Collaboration in Civic Spheres

Should I Stay Or Should I Go?

by Matt Rosenberg May 28th, 2010

The more choices people have, the harder it is to choose. This poses real challenges for marketers of everything from vehicles to peanut butter to public engagement programs. Being distinctive helps, but in the end, it is the return on investment of money, time, or effort that determines whether the customer stays or goes and how the customer helps or hinders your reputation. As social media, Web technology and search capabilities continue to mature, the power of word-of-mouth will grow, raising the bar on performance much higher.

Paul Sutton is the head of Digital Public Relations at the Oxford, UK firm named Bottle PR, and writes an insightful blog on communications and marketing called Tribal Boogie. In a recent post titled “Web 3.0, Social Media and The Paradox of Choice,” he explains cogently how the welter on information provided by Google on any topic has driven the need for filtering choices by reputation through dozens of different Web social media such as Facebook, Twitter and specialized discussion forums.

Sutton says:

…so good is Google at what it does that it has brought about a shift in how people use the web. No longer do we want help finding information on the internet; we now want help choosing between the mass of information that is delivered to us in around 0.4 seconds….it’s no longer enough to be on the first page of Google…this is where social media comes into its own. People are now looking for recommendations to give them confidence and to back up what they read on a website…the social web is…the biggest form of word of mouth the world has ever seen, connecting friends, colleagues and strangers and building trusted relationships…Social media provides a solution to the paradox of the web now giving us too much choice, from a friend’s recommendation on Facebook to a stranger’s opinions on a forum to a review on a directory site.

This trend will become even more significant for marketers as Web 3.0 becomes reality. The concept behind the Semantic Web is that computers will be able to define the meaning of information on the Internet without guidance from humans; the Web will be able to define context and sentiment, and computers will be able to analyse content and links rather than merely connect. Given this, the influence of the social web can only grow. There’s no going back, and the sooner marketers fully understand this, the better.

When the next level of Web search – Semantic Web, or Web. 3.0 – takes hold, it will be a game-changer. Imagine that when you search for the best nanny referral service in Spokane, the most worthwhile public engagement programs in Puget Sound, or the most trustworthy or untrustworthy governments and politicians in Washington state, you will get powerful and accurate results that depend not on the literalness of matched terms in pages or documents on Web sites and popularity of those pages, but on the actually intended meaning of your search terms, applied to those sources and open social media. People will have a lot more reputation information, much faster.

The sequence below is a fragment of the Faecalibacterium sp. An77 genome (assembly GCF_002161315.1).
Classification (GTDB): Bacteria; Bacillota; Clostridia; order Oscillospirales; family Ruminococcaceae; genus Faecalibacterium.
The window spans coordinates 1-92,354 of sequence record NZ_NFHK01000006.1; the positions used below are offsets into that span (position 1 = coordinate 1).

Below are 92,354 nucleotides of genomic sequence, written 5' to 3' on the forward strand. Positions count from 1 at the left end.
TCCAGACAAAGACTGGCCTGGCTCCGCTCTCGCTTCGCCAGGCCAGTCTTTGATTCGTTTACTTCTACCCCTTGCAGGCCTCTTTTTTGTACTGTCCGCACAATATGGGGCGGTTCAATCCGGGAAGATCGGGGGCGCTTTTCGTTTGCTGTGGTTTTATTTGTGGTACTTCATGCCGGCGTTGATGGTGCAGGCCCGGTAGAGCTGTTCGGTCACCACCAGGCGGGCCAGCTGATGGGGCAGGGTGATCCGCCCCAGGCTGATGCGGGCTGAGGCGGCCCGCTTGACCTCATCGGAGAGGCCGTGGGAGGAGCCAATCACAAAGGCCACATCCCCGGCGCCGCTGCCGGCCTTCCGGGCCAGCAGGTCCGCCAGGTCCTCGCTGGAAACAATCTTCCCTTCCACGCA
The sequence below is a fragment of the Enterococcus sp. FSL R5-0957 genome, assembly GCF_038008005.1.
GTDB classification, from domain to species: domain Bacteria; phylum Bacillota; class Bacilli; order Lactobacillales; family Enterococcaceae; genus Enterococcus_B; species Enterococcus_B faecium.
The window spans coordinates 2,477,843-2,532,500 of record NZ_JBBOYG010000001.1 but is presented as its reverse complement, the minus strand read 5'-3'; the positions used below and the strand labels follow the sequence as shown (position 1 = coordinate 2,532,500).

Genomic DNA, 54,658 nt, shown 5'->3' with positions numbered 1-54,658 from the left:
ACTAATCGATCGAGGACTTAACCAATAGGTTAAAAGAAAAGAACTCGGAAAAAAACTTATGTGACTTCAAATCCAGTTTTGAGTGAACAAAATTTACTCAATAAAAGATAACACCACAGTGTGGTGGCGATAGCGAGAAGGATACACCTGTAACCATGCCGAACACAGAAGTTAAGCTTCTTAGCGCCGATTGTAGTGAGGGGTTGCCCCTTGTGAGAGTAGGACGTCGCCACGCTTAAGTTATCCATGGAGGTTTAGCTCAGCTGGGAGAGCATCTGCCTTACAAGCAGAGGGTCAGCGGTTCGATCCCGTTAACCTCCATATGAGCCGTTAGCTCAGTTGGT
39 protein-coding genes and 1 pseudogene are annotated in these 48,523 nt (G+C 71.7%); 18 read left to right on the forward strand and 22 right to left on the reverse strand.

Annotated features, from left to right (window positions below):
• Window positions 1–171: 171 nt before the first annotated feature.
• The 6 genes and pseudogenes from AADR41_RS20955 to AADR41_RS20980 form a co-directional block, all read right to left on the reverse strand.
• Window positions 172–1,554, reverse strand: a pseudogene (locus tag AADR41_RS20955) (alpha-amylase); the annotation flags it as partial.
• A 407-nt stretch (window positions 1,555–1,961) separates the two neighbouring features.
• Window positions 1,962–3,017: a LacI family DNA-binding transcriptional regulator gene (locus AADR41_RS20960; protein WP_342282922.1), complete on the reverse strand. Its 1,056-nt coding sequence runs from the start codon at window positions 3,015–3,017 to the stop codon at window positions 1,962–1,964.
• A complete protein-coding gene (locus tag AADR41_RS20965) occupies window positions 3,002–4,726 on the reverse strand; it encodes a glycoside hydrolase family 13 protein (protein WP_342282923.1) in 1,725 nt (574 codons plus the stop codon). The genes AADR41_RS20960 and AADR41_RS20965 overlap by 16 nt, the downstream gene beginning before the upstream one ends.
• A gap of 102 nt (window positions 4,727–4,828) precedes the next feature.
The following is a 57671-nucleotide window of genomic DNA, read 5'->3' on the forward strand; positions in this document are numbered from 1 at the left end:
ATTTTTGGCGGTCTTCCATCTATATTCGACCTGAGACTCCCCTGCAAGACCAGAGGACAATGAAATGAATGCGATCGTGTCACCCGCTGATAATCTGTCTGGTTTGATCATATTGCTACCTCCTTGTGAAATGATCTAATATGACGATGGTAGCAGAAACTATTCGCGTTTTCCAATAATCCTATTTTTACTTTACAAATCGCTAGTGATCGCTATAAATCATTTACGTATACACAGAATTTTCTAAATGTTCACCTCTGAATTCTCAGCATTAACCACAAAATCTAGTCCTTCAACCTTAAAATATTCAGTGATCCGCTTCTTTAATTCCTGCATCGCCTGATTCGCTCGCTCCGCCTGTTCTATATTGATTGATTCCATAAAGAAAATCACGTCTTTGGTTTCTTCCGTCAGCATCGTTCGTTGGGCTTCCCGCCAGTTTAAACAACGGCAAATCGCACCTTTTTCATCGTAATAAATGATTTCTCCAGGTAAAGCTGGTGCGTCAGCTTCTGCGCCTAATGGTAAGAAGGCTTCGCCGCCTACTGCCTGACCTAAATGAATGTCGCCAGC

This will ratchet up expectations not only in the consumer realm, but also public life. We’re already starting down this road through the whole open government push, where more abundant and easier to use information, including “Open 311″ systems such as Fix My Street are creating higher standards. Open 311 allows reporting of and – crucially – full public display of responses – on cracked pavement, potholes, broken curbs and streetlights, fly-dumping and graffiti. The traditional approach has been for government to hoard that data for itself, the whole of it seen only internally, not by the broader public. In contrast, “Open 311″ means reports of needed city infrastructure fixes, and responses from government, are there for all to see online. Reports for all jurisdictions in the Fix My Street system are accessed from here. Accountability in action on Fix My Street can be understood at a glance on any jurisdiction’s specific report’s page, such as the Aberdeen City Council’s. Notice how many problems have been resolved. I had a chance to tout Fix My Street last month on a segment of KUOW’s “Weekday” show titled “Technology and Civic Engagment.”

…if you go there, and you look around, it is just brilliantly simple in its interface, and they are getting a lot of use, and if you look, conveniently, they break out, ‘okay, here’s the stuff that government has fixed.’ They are getting response like you wouldn’t believe.”

Mash up the continuing growth of peer-to-peer, or social media and open government tools such as Fix My Street and you’ve got a growing emphasis on reputation, performance and collaboration. Add in enhanced Web search with an emphasis on intended meanings, and the effect gets multiplied. It will be less and less sufficient for taxpayers and constituents to simply “be heard” by government and more and more essential for them to be full partners, helping to drive change and outcomes, and building civic capacity.

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